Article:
Cooperation between the Syrian Government and the Libyan National Army (LNA) of rebel marshal Khalifa Haftar is intensified. According to an undisclosed source by Syrian journalist Nadia Abid, Bashar al-Asad's regime has agreed to send several Russian-made MIG-29 fighter jet units to its North African ally. The information has been confirmed by analyst José Luis Mansilla (@Sahel_Intel).
This transaction is part of a broader mutual support line established between Damascus and Tobruk in early March in the Syrian capital. The two administrations then signed a memorandum of understanding with 46 specific clauses for a joint effort against Turkey and its related combatant groups.
In Syria and Libya, the Syrian Arab Army and the LNA are fighting basically the same enemy. Recep Tayyip Erdogan's troops are supporting both the Syrian opposition groups - mostly close to jihadi terrorist organisations - and the troops of the Tripoli National Accord Government (GNA), the latter of which is recognised by the United Nations.
In a way, both conflicts have become a sort of communicating vessels: Erdogan has been transferring Syrian mercenaries to Libya in recent months to reinforce the precarious situation of his ally Fayez Sarraj, so Al-Asad and Haftar have decided to join forces.
The latest move by the LNA may represent a major blow to the development of the conflict in Libya. The MIG 29, designed by Moscow in the last years of the Cold War, is notable for its manoeuvrability and has the capacity to accommodate long-range missiles under its wings. The addition of several of these missiles to its air force could give Haftar's forces a significant advantage over their opponents.
This is not the only recent example of collaboration between the two parties. An agreement between Russia - Al-Asad's main ally - and the LNA has enabled the Kremlin to send between 300 and 400 militiamen from the Nukhba combat unit to Libya. This unit was part of the opposition, but surrendered its weapons to Damascus. From the southern region of Quneitra, they will be sent to Russian training camps in Libya and from there will join Haftar's troops on the various front lines.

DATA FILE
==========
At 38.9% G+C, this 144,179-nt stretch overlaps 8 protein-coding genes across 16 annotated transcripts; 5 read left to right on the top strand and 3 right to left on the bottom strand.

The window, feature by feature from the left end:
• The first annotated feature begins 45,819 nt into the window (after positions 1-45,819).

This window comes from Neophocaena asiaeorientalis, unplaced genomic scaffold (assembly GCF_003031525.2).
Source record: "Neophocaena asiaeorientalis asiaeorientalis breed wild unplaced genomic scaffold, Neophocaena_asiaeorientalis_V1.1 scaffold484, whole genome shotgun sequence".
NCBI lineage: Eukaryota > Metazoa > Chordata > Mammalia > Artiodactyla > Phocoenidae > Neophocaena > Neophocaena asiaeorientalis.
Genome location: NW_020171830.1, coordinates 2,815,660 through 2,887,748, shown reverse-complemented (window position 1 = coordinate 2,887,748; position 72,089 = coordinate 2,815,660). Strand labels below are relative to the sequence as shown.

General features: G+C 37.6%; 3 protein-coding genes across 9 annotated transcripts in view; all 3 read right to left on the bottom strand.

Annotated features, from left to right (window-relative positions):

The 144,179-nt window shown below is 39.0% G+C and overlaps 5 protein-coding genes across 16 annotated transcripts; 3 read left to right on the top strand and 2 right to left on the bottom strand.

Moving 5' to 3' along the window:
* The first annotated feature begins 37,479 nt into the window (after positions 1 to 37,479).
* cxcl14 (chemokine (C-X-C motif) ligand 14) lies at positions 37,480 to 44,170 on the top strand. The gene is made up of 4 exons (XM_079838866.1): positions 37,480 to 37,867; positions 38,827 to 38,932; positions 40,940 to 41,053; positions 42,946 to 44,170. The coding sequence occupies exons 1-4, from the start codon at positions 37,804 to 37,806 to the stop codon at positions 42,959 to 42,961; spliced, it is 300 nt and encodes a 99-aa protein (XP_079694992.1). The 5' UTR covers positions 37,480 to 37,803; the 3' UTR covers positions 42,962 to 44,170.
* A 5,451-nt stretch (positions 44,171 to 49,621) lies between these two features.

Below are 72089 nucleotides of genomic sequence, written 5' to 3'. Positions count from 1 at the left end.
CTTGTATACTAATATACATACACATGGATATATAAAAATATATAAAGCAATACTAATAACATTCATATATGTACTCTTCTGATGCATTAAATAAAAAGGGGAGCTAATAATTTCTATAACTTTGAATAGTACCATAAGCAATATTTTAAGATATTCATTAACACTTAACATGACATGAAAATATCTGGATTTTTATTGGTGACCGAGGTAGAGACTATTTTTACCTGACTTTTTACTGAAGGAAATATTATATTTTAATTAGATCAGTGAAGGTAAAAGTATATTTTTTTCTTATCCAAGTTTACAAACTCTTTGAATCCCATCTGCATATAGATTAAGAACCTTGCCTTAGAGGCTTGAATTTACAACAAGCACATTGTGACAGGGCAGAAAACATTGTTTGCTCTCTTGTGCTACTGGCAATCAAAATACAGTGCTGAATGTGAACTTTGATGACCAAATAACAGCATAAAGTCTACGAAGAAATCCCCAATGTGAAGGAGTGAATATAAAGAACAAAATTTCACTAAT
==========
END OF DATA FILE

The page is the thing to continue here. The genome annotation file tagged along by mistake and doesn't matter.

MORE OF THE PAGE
In addition, according to analyst Stephen Jones, Damascus is providing training at its air bases so that several members of the LNA can learn to fly M-35 attack helicopters, also of Russian manufacture, which can also be used for troop transport or emergency evacuation.
Of course, the war in Libya is also being fought in the air. On the part of the GNA, the greatest contributions are being obtained thanks to the Bayraktar TB-2 drones provided by Qatar. Although they bear the manufacturing stamp of Turkey, it is the Gulf country that has negotiated their acquisition by Tripoli, according to the Arabian Aerospace website. Sarraj also has several Israeli Orbiter 3s at its disposal, according to the same media.
The LNA, for its part, is using anti-aircraft defence systems also provided by Israelis, according to the newspaper Al-Masdar. Similarly, Haftar's troops have Russian Pantsir anti-aircraft systems which, as reported by Al-Masdar, have destroyed up to 16 Turkish aircraft held by the GNA since last November.
In terms of attack units, the MIG 29s transferred by Syria would be added to a fleet that already includes, among others, Russian Sukhoi 22 fighters, as well as MIG 21, a pre-MIG 29 model.
Currently, fighting is concentrated in the western part of the country, between Tripoli and the Tunisian border. A recent offensive by the GNA has succeeded in seizing several locations of great strategic value from the LNA. In the course of this campaign, looting, executions of civilians and the release of prisoners belonging to Daesh have been recorded. Similarly, the southern suburbs of Tripoli and the towns south of Misrata continue to be the scene of ground fighting and air attacks.